It can be difficult to know precisely what Emily Dickinson means in her poems. It is not that her language is obscure, though it can be quirky, more that it is oblique, that she comes at things from an unexpected angle. But this one seems fairly clear: she is saying that there are two kinds of courage: there is the extrovert martial courage of, say, soldiers fighting for their country, and this is good in its way, but still greater is the quiet unsung courage of those who deal privately with life’s trials, with isolation, illness, bereavement, who face down their inner demons alone.

Some years back my three-year old grandson started nursery school. When asked how he got on on his first day, he said ‘I was a bit sad, but Big Connor said don’t whinge, so I didn’t’. If I read this poem right, I think Emily Dickinson would have approved four-year old Connor’s sturdy philosophy of life. Which need not mean that she lacked a proper compassion for the suffering and disadvantaged – the best stoics ask of themselves more than they ask of others.

Textual note: versions of the poem can be found online in which ‘cavalry’ in the fourth line is replaced by ‘Calvary’, the place of the Crucifixion, enabling the expositor to link the idea to the suffering of Jesus. As far as I know there is no warrant for this dyslexic reading, and to me charging an enemy cavalry makes more sense than charging a place, so the commoner version of the line is what I’ve stuck with.

To fight aloud is very brave,
But gallanter, I know,
Who charge within the bosom,
The cavalry of woe.

Who win, and nations do not see,
Who fall, and none observe,
Whose dying eyes no country
Regards with patriot love.

We trust, in plumed procession,
For such the angels go,
Rank after rank, with even feet
And uniforms of snow.

Emily Dickinson

Week 452: Orfeo, trad. arranged by Archie Fisher

This week a good example of the enduring and chameleonic power of story. It all started with the Greek myth of Orpheus, which tells how that matchless singer went down to the Underworld to bring back his lost love Eurydice. At some stage this finds its way into a ballad in Middle Danish and is given a happy ending (in the original story Orpheus cannot resist turning round to look back at Eurydice as they make their way up from Hades, thus breaking a prohibition and losing her again). It then makes its way to Shetland where it appears in a fragmented form in the Norn dialect of those islands. Finally it is taken in hand by the great Scottish folksinger Archie Fisher, who with the help of fellow singer Martin Carthy fills in the gaps and adds a stunning instrumental backing: I think it is his masterwork. Archie notes: ‘The second and fourth lines of each verse are all that remains of what is said to have been its middle Danish origins. Translated they mean “Early greens the wood” and “Where the hart goes yearly”.’

The fairy ride is reminiscent of the ballad ‘Tam Lin’, but the king of the fairies in this poem is less grudging than the vengeful queen in that one.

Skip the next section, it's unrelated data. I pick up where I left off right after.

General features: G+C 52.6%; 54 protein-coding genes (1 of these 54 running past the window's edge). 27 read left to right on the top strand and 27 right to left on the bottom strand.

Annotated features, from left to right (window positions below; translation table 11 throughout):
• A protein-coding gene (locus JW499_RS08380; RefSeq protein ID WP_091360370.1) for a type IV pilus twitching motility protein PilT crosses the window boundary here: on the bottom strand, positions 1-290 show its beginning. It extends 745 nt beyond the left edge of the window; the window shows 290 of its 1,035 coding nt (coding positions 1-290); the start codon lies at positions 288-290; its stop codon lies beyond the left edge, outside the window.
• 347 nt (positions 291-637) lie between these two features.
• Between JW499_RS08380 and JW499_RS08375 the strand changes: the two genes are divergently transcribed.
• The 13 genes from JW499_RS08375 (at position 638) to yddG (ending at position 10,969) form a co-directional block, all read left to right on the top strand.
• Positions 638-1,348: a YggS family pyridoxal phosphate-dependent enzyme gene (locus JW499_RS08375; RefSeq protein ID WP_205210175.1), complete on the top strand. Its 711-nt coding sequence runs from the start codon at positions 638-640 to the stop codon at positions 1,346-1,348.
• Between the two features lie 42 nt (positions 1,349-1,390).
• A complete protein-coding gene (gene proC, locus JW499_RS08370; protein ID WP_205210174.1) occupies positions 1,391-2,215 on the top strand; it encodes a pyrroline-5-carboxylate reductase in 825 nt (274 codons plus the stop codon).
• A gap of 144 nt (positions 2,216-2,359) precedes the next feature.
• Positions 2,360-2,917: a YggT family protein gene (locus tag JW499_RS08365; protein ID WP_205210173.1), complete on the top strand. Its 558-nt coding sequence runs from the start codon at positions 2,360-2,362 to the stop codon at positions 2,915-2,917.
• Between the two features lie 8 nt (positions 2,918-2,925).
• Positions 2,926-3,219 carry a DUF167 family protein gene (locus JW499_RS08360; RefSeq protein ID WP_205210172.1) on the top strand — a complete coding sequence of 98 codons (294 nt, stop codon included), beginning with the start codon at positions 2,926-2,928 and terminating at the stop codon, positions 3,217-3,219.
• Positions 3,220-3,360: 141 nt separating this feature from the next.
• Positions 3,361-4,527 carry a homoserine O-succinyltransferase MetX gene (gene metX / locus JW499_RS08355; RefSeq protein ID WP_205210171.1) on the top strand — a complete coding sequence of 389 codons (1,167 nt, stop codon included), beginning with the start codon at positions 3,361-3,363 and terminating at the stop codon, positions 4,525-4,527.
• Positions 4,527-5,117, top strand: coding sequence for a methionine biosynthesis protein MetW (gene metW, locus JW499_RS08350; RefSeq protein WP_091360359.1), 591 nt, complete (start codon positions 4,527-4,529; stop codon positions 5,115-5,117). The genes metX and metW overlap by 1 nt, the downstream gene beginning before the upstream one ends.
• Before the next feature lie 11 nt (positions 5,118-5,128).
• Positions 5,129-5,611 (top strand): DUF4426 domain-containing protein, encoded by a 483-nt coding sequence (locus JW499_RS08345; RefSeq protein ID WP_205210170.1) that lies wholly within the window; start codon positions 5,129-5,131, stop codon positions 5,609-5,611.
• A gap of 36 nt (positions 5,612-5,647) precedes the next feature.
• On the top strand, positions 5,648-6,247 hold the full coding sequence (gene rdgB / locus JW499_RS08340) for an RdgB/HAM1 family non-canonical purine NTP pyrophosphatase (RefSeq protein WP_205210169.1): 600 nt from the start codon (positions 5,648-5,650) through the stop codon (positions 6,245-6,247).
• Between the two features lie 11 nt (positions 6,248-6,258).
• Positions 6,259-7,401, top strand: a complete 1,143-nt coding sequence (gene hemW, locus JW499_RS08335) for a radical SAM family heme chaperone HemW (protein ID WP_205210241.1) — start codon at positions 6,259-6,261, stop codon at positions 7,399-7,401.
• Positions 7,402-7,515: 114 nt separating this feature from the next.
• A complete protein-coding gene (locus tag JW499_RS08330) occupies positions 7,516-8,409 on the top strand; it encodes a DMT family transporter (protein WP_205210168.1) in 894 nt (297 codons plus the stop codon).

The word ‘gabber’ is a bit mysterious, but it may be a corrupt form of an old Scots word ‘gamari’, meaning ‘merriment’, and a ‘gabber reel’ is taken to mean ‘a sprightly tune’. Think, perhaps, Steve Earle and Sharon Shannon performing ‘The Galway Girl’…

Orfeo

There lived a king intae the east
Skoven arle grön
There lived a lady in the west
Hvor hjorten han gar arlig

The king, he has a-huntin’ gane,
Skoven arle grön
And he left his lady all alane.
Hvor hjorten han gar arlig

‘I wish ye’d never gane away
Skoven arle grön
Your lady cold as death doth lay.
Hvor hjorten han gar arlig

For the King of Fairies wi’ his dert
Skoven arle grön
Has pierced your lady to the hert’
Hvor hjorten han gar arlig

And he has called his nobles all
Skoven arle grön
Tae waltz her corpse intae the hall.
Hvor hjorten han gar arlig

And he’s set guards three hundred three
Skoven arle grön
To watch her corpse both nicht and day
Hvor hjorten han gar arlig

At nicht when they lay fast asleep
Skoven arle grön
Oot o’ the hoos her corpse did sweep
Hvor hjorten han gar arlig

And the king has gane to the woodward wear
Skoven arle grön
And a band of horsemen him drew near
Hvor hjorten han gar arlig

And some did ride and some did sing
Skoven arle grön
He spied his lady them amang
Hvor hjorten han gar arlig

And in yon hill there was a hall
Skoven arle grön
And in went she and the horsemen all
Hvor hjorten han gar arlig

And after them the king has gaen
Skoven arle grön
But when he cam it was grey stane
Hvor hjorten han gar arlig

And he took oot his pipes to play
Skoven arle grön
But sair his hert with dule and wae
Hvor hjorten han gar arlig

But he has played a gabber reel
Skoven arle grön
That would have made a sick heart heal
Hvor hjorten han gar arlig

‘Now come ye in into oor hall
Skoven arle grön
Now come ye in amongst us all’
Hvor hjorten han gar arlig

Now he’s gone in into their hall
Skoven arle grön
And he’s gone in among them all
Hvor hjorten han gar arlig

And he took oot his pipes to play
Skoven arle grön
But sair his hert with dule and wae
Hvor hjorten han gar arlig

And first he played the notes o’ noy
Skoven arle grön
And then he played the notes o’ joy
Hvor hjorten han gar arlig